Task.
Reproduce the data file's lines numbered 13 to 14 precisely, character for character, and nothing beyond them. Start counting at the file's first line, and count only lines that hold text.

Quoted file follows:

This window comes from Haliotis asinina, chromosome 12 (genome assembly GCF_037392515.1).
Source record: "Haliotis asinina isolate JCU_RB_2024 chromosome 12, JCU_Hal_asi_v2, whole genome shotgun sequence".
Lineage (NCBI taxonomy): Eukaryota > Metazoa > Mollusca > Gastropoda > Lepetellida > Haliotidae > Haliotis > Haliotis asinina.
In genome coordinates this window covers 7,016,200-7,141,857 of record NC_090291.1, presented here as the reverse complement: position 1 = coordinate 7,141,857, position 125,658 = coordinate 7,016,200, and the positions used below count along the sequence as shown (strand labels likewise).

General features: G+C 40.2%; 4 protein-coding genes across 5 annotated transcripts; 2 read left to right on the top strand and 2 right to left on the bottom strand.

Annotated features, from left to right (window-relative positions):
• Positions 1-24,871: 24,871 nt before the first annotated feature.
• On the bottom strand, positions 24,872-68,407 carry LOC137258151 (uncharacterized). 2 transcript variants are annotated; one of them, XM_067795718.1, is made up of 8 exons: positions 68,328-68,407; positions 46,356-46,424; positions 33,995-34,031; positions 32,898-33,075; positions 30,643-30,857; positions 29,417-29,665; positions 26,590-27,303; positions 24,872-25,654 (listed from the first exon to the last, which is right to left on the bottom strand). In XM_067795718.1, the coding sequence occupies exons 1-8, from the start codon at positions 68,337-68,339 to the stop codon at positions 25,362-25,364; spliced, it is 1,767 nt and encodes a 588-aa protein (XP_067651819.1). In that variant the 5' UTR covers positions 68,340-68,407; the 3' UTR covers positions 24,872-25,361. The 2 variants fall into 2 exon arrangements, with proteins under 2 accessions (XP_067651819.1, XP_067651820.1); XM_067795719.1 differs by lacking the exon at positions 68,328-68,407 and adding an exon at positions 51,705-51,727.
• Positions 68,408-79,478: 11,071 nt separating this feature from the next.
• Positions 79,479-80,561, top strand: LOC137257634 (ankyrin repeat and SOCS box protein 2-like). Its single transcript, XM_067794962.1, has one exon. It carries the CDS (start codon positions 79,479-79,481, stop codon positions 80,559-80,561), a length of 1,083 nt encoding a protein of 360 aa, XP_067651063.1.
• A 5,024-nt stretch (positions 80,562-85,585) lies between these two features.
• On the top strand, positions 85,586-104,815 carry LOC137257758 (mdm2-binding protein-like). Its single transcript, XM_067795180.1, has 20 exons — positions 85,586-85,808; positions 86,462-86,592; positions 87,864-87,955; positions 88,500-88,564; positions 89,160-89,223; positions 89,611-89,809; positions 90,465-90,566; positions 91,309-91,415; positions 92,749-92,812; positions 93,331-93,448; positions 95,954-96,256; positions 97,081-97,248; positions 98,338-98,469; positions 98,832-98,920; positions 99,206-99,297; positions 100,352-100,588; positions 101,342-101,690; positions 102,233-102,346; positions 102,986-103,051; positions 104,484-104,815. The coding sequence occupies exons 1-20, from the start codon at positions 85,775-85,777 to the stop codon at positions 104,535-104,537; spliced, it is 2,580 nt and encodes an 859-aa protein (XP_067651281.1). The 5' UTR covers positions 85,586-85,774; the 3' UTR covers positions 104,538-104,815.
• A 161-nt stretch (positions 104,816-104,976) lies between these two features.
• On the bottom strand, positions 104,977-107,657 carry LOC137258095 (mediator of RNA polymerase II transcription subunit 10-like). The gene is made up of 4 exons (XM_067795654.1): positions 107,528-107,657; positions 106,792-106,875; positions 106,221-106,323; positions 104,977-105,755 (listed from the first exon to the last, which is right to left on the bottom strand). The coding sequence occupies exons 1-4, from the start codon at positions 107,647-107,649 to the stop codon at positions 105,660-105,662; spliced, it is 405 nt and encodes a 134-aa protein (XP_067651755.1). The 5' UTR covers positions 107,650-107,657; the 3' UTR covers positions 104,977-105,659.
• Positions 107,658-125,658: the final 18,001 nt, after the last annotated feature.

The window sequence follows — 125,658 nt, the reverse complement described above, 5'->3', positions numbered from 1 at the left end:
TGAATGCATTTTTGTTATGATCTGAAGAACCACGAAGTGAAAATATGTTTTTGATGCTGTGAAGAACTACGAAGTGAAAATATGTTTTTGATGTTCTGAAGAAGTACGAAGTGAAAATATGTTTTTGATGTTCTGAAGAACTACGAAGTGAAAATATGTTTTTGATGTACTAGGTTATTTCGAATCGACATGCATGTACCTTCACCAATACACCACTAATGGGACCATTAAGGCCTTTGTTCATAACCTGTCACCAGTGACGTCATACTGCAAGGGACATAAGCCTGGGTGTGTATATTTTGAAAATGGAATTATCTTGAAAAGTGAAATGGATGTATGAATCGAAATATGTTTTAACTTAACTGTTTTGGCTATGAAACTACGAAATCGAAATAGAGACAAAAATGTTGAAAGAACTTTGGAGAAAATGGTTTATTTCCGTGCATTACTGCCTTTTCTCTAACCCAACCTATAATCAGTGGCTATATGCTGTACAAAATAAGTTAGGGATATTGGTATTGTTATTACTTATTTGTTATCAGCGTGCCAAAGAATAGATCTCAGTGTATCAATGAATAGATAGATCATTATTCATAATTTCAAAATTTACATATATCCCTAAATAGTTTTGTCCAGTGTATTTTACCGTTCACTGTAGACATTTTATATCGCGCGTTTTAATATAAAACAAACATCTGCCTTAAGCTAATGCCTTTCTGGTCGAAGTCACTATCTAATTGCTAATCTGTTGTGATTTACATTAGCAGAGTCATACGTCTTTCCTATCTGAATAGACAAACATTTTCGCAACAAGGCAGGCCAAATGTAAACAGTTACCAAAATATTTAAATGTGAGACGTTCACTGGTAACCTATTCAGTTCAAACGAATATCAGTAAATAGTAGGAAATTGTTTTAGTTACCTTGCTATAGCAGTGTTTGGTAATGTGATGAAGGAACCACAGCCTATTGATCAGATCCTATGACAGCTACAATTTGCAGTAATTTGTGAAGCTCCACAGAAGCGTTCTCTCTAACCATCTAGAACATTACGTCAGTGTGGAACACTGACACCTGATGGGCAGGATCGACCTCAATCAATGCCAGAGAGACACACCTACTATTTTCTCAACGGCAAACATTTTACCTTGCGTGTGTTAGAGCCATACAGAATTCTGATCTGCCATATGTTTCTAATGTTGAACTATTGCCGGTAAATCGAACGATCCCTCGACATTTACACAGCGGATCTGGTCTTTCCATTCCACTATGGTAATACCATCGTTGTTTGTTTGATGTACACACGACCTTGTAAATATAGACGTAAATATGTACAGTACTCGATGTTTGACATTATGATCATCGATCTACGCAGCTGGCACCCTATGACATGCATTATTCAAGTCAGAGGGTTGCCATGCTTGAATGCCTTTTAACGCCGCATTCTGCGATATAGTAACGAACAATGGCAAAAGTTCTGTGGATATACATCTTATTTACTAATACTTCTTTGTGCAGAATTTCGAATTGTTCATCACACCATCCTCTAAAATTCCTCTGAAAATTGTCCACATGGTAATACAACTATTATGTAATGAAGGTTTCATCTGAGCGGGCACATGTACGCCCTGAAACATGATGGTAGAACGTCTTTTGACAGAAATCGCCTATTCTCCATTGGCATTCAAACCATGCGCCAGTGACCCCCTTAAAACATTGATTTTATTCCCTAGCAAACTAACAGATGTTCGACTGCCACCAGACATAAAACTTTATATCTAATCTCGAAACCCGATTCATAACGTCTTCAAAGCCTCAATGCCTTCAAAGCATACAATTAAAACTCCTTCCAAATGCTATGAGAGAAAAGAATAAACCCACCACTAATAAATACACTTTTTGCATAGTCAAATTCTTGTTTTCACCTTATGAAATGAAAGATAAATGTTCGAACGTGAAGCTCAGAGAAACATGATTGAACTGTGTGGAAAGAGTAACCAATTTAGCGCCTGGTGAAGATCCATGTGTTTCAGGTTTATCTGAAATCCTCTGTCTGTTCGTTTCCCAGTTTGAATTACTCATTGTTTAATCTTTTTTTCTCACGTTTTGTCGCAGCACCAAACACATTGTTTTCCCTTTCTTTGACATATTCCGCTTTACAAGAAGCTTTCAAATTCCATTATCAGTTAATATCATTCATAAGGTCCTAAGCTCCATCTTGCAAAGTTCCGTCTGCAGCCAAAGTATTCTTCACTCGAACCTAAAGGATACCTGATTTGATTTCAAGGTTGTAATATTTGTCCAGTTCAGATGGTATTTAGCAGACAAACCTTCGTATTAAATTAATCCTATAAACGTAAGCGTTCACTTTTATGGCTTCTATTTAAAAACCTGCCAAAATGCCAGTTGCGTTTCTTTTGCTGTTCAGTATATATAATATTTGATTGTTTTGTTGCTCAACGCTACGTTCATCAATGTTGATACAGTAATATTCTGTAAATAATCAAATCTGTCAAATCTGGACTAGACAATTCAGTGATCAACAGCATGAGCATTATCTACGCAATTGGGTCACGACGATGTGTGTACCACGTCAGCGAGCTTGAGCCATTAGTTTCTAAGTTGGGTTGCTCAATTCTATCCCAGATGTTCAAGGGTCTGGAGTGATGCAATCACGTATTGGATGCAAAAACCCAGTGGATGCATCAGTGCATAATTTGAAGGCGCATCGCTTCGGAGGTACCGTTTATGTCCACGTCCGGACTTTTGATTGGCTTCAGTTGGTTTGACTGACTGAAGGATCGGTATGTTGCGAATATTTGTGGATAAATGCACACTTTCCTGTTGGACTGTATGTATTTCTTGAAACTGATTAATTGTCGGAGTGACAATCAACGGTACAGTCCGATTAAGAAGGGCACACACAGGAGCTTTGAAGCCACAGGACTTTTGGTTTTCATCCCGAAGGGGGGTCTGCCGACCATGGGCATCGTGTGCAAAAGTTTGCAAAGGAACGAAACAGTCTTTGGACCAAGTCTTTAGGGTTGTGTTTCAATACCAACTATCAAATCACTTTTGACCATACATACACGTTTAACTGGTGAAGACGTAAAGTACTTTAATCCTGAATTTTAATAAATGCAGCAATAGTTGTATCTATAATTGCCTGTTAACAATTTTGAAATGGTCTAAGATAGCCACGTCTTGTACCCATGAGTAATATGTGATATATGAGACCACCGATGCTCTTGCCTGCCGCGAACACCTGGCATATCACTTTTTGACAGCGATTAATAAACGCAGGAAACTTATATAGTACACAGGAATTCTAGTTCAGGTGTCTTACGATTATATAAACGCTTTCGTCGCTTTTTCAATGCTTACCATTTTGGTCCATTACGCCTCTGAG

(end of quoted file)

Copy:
• A 161-nt stretch (positions 104,816-104,976) lies between these two features.
• On the bottom strand, positions 104,977-107,657 carry LOC137258095 (mediator of RNA polymerase II transcription subunit 10-like). The gene is made up of 4 exons (XM_067795654.1): positions 107,528-107,657; positions 106,792-106,875; positions 106,221-106,323; positions 104,977-105,755 (listed from the first exon to the last, which is right to left on the bottom strand). The coding sequence occupies exons 1-4, from the start codon at positions 107,647-107,649 to the stop codon at positions 105,660-105,662; spliced, it is 405 nt and encodes a 134-aa protein (XP_067651755.1). The 5' UTR covers positions 107,650-107,657; the 3' UTR covers positions 104,977-105,659.